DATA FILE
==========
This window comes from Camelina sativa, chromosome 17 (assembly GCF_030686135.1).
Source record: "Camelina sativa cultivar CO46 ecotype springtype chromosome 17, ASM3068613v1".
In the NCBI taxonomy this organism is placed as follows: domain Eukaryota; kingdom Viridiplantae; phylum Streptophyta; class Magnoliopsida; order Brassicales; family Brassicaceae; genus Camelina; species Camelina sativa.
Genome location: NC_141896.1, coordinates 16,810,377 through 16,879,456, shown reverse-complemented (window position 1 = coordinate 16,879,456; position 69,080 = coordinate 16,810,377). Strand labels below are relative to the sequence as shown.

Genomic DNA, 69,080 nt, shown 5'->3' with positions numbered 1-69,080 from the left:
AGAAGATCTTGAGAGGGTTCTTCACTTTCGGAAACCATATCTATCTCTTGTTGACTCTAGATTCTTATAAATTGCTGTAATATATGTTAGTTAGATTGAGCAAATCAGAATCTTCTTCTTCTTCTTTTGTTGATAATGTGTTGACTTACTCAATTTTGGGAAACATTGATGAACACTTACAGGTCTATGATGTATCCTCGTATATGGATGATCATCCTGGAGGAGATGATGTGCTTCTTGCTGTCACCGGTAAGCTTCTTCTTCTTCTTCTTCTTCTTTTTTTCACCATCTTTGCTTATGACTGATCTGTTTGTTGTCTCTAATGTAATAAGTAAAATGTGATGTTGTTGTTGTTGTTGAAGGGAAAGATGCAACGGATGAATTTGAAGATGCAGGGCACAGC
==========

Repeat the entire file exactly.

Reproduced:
This window comes from Camelina sativa, chromosome 17 (assembly GCF_030686135.1).
Source record: "Camelina sativa cultivar CO46 ecotype springtype chromosome 17, ASM3068613v1".
In the NCBI taxonomy this organism is placed as follows: domain Eukaryota; kingdom Viridiplantae; phylum Streptophyta; class Magnoliopsida; order Brassicales; family Brassicaceae; genus Camelina; species Camelina sativa.
Genome location: NC_141896.1, coordinates 16,810,377 through 16,879,456, shown reverse-complemented (window position 1 = coordinate 16,879,456; position 69,080 = coordinate 16,810,377). Strand labels below are relative to the sequence as shown.

Genomic DNA, 69,080 nt, shown 5'->3' with positions numbered 1-69,080 from the left:
AGAAGATCTTGAGAGGGTTCTTCACTTTCGGAAACCATATCTATCTCTTGTTGACTCTAGATTCTTATAAATTGCTGTAATATATGTTAGTTAGATTGAGCAAATCAGAATCTTCTTCTTCTTCTTTTGTTGATAATGTGTTGACTTACTCAATTTTGGGAAACATTGATGAACACTTACAGGTCTATGATGTATCCTCGTATATGGATGATCATCCTGGAGGAGATGATGTGCTTCTTGCTGTCACCGGTAAGCTTCTTCTTCTTCTTCTTCTTCTTTTTTTCACCATCTTTGCTTATGACTGATCTGTTTGTTGTCTCTAATGTAATAAGTAAAATGTGATGTTGTTGTTGTTGTTGAAGGGAAAGATGCAACGGATGAATTTGAAGATGCAGGGCACAGC